The level design in the single-player section of the game is solid. You'll occasionally find more than one way to tackle a problem--the difference is usually between simply running in with your guns blazing or trying to find a stealthier way to achieve your goal. The objectives are good and give you a lot of chances to execute cool Bond-like maneuvers. You'll use a decrypter to crack door keycodes, upload a virus into Phoenix's computer system, and use your watch laser to melt hinges off doors, grates, and safes. In one case, you'll have to avoid detection by a building full of guards, invisible alarm sensors, and video cameras. You'll have tranquilizer darts to neutralize pesky guards, and your sunglasses can be set to night vision or infrared mode, which will let you see the alarm sensors. The stealth elements are well implemented to change up the game's pace, and other diversions are also well done. The driving sections of the game aren't terribly complex, but they're fun and move quickly. One section of the game has you piloting your Aston Martin underwater: In classic James Bond fashion, the car transforms into a submarine configuration and lets you jet along underwater, taking out enemy subs and so on. NightFire has three different difficulty settings, but the major difference between them is that the enemies become more accurate with their shots as the difficulty level increases--which is usually enough to tack on a lot of extra challenge. The easiest setting provides helpful tips during play, making it well suited for new players.
The story portion of NightFire is well done, but it's definitely on the short side.
While the story portion of NightFire may be good, it's definitely on the short side. Even on the highest difficulty setting, experienced first-person shooter players should be able to make their way through the game's 12 missions in a couple of days. Like Agent Under Fire, the game attempts to infuse the single-player campaign with replay value by tying the game's unlockable multiplayer items to your single-player performance. Reaching score goals earns you various medals for each mission, and different medals unlock different things, such as new multiplayer modes, gadget upgrades, and different player characters. This system will surely annoy people that are mostly interested in the game's split-screen multiplayer, as some of the medals can be devilishly difficult to earn.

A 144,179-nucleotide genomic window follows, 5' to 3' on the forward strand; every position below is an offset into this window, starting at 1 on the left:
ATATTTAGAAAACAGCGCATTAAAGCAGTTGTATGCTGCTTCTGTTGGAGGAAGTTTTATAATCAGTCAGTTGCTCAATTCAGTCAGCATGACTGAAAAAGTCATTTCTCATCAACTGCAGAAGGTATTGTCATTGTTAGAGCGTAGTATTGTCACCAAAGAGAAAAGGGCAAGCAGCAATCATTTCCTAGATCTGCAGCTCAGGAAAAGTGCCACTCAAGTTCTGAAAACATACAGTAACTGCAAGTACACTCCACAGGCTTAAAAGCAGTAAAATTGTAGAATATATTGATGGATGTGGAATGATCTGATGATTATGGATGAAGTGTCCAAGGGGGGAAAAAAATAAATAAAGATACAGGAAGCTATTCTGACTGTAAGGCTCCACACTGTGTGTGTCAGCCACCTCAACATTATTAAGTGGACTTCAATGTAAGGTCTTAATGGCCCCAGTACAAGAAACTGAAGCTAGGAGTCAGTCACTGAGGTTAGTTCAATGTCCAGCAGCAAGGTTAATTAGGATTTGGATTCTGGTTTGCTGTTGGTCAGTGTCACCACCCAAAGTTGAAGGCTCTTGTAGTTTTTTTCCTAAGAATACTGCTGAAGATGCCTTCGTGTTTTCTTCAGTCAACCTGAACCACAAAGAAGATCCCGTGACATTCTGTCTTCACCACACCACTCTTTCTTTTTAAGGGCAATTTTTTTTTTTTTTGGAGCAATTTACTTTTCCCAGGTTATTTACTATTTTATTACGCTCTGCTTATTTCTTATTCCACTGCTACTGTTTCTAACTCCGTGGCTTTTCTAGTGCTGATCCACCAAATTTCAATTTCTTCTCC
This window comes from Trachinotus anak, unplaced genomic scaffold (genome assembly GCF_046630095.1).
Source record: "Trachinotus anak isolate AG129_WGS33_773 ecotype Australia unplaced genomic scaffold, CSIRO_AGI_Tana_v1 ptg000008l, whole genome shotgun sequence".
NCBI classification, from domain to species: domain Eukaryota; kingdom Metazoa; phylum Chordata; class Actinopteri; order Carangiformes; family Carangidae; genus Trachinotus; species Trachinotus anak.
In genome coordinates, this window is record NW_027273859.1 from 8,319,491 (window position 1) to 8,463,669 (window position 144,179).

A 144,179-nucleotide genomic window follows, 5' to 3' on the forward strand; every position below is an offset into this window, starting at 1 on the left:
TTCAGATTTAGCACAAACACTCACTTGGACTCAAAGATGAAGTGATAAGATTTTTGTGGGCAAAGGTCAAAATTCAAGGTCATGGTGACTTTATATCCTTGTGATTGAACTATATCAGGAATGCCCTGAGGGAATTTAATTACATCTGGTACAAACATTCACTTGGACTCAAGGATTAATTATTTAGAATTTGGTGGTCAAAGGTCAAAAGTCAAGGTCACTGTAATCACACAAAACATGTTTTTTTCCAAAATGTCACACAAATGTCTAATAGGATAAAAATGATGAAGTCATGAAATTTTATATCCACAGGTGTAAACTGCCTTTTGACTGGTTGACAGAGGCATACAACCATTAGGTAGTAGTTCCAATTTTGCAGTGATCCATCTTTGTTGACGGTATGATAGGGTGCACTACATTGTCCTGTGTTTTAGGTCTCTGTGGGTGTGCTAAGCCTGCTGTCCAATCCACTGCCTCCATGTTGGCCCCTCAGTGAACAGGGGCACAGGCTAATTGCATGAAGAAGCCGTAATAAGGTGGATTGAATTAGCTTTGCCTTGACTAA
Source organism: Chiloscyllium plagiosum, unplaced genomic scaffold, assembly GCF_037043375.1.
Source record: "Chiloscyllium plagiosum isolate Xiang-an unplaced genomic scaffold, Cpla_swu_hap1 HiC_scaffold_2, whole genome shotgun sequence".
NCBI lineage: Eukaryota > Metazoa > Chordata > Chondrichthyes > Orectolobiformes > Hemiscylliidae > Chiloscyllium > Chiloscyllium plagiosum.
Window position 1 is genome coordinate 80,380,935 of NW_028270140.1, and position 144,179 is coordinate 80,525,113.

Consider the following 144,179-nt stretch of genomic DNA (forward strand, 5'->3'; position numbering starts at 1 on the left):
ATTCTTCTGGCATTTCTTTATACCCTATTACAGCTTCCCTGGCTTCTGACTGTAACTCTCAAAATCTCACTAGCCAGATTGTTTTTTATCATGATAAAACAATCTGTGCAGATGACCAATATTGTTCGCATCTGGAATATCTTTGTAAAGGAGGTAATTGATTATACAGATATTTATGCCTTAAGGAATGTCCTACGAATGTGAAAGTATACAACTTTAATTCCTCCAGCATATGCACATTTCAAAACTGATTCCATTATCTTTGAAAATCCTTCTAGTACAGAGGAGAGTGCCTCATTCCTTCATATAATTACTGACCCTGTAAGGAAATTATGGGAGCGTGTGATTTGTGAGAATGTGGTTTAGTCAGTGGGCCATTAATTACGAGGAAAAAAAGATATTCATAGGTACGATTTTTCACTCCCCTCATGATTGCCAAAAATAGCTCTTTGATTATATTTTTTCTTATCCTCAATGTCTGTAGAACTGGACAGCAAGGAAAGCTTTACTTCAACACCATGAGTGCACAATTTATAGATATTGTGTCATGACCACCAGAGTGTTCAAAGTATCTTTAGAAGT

Thankfully, the game has a decent collection of multiplayer options available right out of the box, but you'll surely want to strive to unlock everything or find codes to open up everything the game has to offer. All told, the game has 12 multiplayer modes. The standard deathmatch, team deathmatch, capture-the-flag, and king-of-the-hill modes are here, as well as other modes, like demolition, where one team defends an object and the other attempts to destroy it. The team modes are nice, but the game's multiplayer levels don't really seem suited to handle some of the game's team modes. Maps with clearly defined base areas and slightly more balanced design make for better capture-the-flag maps, but only a couple of the game's maps do this well. The game lets you play with up to six computer-controlled players, and these bots can be configured using several different behavioral modifiers. The bots do OK on some maps, but they seem to get lost here and there depending on the settings, mode, and map used. One of the game's maps, ravine, relies heavily on moving cable cars that link two bases. The bot AI apparently wasn't up to the challenge of navigating this level, so bots are completely unavailable on this map.
Along the way, 007 will use a good collection of weapons and spy gadgets to achieve his goals.